VICTORIA (NEWS 1130) — What if there’s more to it? That’s what B.C.’s Attorney General is asking about the investigation of an inspector at the heart of an immigration raid at Vancouver’s Hastings Racecourse.
This month’s round up of seven foreign workers –mainly from Mexico– has prompted new concerns about money laundering.
David Eby says he has to wait until the Canada Border Services Agency investigation wraps up to find out if there is corruption, and how widespread it might be.
“There’s an allegation that there was a provincial employee accepting a benefit to commit fraud. Anyone who has any information of concern in our gaming industry or in government otherwise should bring them forward,” he says.
How far does corruption go? That's what #BC's Attorney General wants to know after this month's arrest of 7 migrant workers @HastingsRaces in #Vancouver. @Dave_Eby wonders if there's #moneylaundering link as @CanBorderPAC agents investigate suspended gaming inspector. @NEWS1130
— Marcella Bernardo (@Bernardo1130) August 28, 2019
Eby says all licences issued by the inspector who works for the Gaming Policy and Enforcement Branch will be reviewed, but the Attorney General wants to know how widespread the corruption might be. The inspector has been suspended with pay,
“Why this hadn’t been detected earlier? What protections are in place? Who else, if anybody else, may have been involved?” he asks.
Eby says the enforcement branch may need to take a closer look, but only after the main investigation by the CBSA wraps up.
“It’s surprising to me that there’s such different results, depending on who’s in government and who’s looking at the issue. Perhaps, not that surprising to the public given what’s been uncovered about money laundering.”
Even so, Eby tells NEWS 1130 he has faith in Sam MacLeod, the Deputy Minister now in charge of policing B.C.’s gaming industry.
“His team is doing a good job. I have great confidence in the head of our Gaming Policy and Enforcement Branch to get our regulator to where we need to be.”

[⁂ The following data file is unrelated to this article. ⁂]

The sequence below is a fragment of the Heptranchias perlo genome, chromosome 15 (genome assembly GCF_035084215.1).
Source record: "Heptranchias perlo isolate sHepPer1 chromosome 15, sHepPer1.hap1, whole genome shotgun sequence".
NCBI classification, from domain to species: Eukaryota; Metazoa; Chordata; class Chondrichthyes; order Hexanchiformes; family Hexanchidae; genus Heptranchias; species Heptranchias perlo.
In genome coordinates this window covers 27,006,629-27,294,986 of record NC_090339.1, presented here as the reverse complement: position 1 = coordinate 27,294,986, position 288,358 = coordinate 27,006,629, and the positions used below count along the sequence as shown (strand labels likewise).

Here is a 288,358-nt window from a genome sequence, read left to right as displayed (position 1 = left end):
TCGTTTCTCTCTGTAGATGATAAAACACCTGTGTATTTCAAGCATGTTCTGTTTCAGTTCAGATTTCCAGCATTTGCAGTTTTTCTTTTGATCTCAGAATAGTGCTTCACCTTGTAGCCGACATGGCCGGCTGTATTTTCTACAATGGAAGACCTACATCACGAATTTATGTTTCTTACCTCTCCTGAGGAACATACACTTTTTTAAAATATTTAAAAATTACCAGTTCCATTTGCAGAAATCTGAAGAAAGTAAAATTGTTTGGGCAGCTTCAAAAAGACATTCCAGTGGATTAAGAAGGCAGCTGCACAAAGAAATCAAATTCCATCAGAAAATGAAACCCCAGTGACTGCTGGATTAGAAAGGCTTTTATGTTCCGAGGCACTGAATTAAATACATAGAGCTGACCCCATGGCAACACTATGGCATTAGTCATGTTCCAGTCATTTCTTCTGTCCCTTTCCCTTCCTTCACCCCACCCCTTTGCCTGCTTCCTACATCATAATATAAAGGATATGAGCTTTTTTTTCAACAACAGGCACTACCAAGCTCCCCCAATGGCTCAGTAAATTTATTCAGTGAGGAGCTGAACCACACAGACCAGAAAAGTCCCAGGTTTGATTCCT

No evidence of widespread corruption found in horse racing
Peter German, the former deputy commissioner of the RCMP and lawyer who wrote two reports on money laundering for Eby, found no evidence of widespread corruption in horse racing.
“We were concentrating on the systems in place for betting and the slot machines at Hastings. We were not made aware of any ethical breaches or anything like that,” he says. “What I understand this investigation involves are migrant workers and potential allegations of bribery.”
At this point, it’s not clear if more than one government employee is under investigation or how this might factor into the province’s upcoming inquiry on money laundering.
German says he is available to help out when the province’s upcoming inquiry on money laundering starts.
“I’m certainly prepared to assist in any way that I can. I really don’t know at this point what that might entail.”
In May, Austin Cullen was appointed to oversee the inquiry which could last up to two years.
The retired associate chief justice of the B.C. Supreme Court is expected to focus on corruption in the real estate sector, but the horse racing industry could also go under the microscope.
German’s research shows more than $7 billion was laundered in this province last year.